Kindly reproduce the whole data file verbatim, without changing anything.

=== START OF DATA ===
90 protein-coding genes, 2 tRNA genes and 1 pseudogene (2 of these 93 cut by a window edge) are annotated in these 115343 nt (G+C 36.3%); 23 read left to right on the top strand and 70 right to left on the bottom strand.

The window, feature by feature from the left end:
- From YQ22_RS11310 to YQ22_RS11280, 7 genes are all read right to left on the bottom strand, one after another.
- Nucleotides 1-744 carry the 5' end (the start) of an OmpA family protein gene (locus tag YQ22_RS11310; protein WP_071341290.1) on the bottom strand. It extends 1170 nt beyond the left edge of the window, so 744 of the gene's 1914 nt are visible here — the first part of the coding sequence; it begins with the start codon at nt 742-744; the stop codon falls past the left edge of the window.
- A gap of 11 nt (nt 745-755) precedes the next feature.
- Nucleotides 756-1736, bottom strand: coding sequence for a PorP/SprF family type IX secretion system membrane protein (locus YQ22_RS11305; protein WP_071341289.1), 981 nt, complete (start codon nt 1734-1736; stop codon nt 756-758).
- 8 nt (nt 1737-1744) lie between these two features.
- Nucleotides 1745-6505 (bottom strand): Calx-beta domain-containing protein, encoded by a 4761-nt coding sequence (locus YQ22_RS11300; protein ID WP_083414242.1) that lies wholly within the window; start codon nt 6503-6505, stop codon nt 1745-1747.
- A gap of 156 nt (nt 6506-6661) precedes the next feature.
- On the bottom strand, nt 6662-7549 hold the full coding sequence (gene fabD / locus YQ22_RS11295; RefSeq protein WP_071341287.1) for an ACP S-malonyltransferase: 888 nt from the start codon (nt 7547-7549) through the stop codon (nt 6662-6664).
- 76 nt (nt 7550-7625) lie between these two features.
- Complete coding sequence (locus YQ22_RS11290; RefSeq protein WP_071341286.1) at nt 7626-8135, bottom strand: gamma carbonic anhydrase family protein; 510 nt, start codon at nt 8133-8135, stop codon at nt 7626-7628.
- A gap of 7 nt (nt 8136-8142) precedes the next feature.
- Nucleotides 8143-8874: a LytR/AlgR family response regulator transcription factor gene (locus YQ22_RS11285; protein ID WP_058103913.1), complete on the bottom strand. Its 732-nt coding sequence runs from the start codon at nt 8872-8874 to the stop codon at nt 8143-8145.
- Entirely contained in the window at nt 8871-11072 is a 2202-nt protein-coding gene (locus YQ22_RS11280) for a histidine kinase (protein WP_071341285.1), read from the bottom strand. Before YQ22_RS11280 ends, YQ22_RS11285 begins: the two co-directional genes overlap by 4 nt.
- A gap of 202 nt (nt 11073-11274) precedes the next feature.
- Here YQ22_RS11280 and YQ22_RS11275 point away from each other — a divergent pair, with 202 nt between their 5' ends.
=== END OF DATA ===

90 protein-coding genes, 2 tRNA genes and 1 pseudogene (2 of these 93 cut by a window edge) are annotated in these 115343 nt (G+C 36.3%); 23 read left to right on the top strand and 70 right to left on the bottom strand.

The window, feature by feature from the left end:
- From YQ22_RS11310 to YQ22_RS11280, 7 genes are all read right to left on the bottom strand, one after another.
- Nucleotides 1-744 carry the 5' end (the start) of an OmpA family protein gene (locus tag YQ22_RS11310; protein WP_071341290.1) on the bottom strand. It extends 1170 nt beyond the left edge of the window, so 744 of the gene's 1914 nt are visible here — the first part of the coding sequence; it begins with the start codon at nt 742-744; the stop codon falls past the left edge of the window.
- A gap of 11 nt (nt 745-755) precedes the next feature.
- Nucleotides 756-1736, bottom strand: coding sequence for a PorP/SprF family type IX secretion system membrane protein (locus YQ22_RS11305; protein WP_071341289.1), 981 nt, complete (start codon nt 1734-1736; stop codon nt 756-758).
- 8 nt (nt 1737-1744) lie between these two features.
- Nucleotides 1745-6505 (bottom strand): Calx-beta domain-containing protein, encoded by a 4761-nt coding sequence (locus YQ22_RS11300; protein ID WP_083414242.1) that lies wholly within the window; start codon nt 6503-6505, stop codon nt 1745-1747.
- A gap of 156 nt (nt 6506-6661) precedes the next feature.
- On the bottom strand, nt 6662-7549 hold the full coding sequence (gene fabD / locus YQ22_RS11295; RefSeq protein WP_071341287.1) for an ACP S-malonyltransferase: 888 nt from the start codon (nt 7547-7549) through the stop codon (nt 6662-6664).
- 76 nt (nt 7550-7625) lie between these two features.
- Complete coding sequence (locus YQ22_RS11290; RefSeq protein WP_071341286.1) at nt 7626-8135, bottom strand: gamma carbonic anhydrase family protein; 510 nt, start codon at nt 8133-8135, stop codon at nt 7626-7628.
- A gap of 7 nt (nt 8136-8142) precedes the next feature.
- Nucleotides 8143-8874: a LytR/AlgR family response regulator transcription factor gene (locus YQ22_RS11285; protein ID WP_058103913.1), complete on the bottom strand. Its 732-nt coding sequence runs from the start codon at nt 8872-8874 to the stop codon at nt 8143-8145.
- Entirely contained in the window at nt 8871-11072 is a 2202-nt protein-coding gene (locus YQ22_RS11280) for a histidine kinase (protein WP_071341285.1), read from the bottom strand. Before YQ22_RS11280 ends, YQ22_RS11285 begins: the two co-directional genes overlap by 4 nt.
- A gap of 202 nt (nt 11073-11274) precedes the next feature.
- Here YQ22_RS11280 and YQ22_RS11275 point away from each other — a divergent pair, with 202 nt between their 5' ends.